(1994 Supreme Court Cases (Cri) 737) and in Marudanal Augusti v.
State of Kerala
(1980 Supreme Court Cases (Cri) 985) and argued that since the
F.I.R. itself is held to be fabricated, the entire prosecution’s case would
collapse.

20. It is seen from the evidence on record that the complainant-party are
having number of cases to their credit. There are 15 Nos. of F.I.Rs filed on
the side of the defence which would show that the eye-witnesses are involved in
the criminal cases. Further the evidence of P.W.16-the Doctor, who conducted
post mortem over the body of the deceased, would shake the case of the
prosecution. He said that the victim sustained one injury in the forehead. In
this case, the weapon is shown as “Vettukathi”. The doctor opined that the
injuries would have been caused by a bent weapon, but the injuries sustained by
the deceased, would show that there is a doubt about the weapon produced on the
side of the prosecution. Further, the doubt raised by the doctor, as stated
above, is not answered on the side of the prosecution. This also creates
suspicion in the case of the prosecution.

21. Learned counsel appearing for the appellant / first accused, has
submitted that the F.I.R. reached the Court belatedly. The F.I.R. was lodged on
29.06.1993 at 05.30 a.m., but it reached the Court only at 6.55 p.m. on that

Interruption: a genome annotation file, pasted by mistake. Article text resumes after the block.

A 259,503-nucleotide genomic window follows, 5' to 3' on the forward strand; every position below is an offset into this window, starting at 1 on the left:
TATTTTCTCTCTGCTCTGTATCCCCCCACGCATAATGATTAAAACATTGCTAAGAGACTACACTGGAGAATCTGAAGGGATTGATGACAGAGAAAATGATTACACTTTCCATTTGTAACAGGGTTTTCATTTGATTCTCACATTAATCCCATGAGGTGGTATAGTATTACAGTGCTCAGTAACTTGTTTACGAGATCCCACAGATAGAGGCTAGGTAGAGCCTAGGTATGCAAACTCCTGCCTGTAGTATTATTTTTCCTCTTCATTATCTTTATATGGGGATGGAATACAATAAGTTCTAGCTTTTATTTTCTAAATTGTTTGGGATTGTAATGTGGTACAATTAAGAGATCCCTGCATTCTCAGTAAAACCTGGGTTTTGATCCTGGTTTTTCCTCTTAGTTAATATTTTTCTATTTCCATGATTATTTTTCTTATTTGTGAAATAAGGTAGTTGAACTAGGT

day. The distance between the Police Station and the Magistrate’s Court is not
far off, but the F.I.R. reached the Court belatedly. For this, no convincing
reason was adduced on the side of the prosecution. Further the complaint given
by the accused-party was not investigated properly.

22. In the facts and circumstances recited above, we are clearly of the
view that the prosecution has not come up with the true story. It has suppressed
the facts. If that be the case, the whole prosecution story would stand on
quicksand. The prosecution has failed to establish its case beyond reasonable
doubt. It is a well-settled principle of law that if two views are possible, the
one in favour of the accused and the other adversely against it, the view
favouring the accused must be accepted. Therefore, the conviction and sentences
imposed on the appellant / first accused are liable to be set aside.

23. In the result, the conviction and sentences imposed on the appellant /
first accused are set aside and the appellant / first accused is acquitted of
all the charges levelled against him. Accordingly, the Criminal Appeal is
allowed.

KM

To

1.The Additional Sessions Judge,
Kanyakumari District at Nagercoil.

2.The Additional Public Prosecutor,
Madurai Bench of Madras High Court,
Madurai.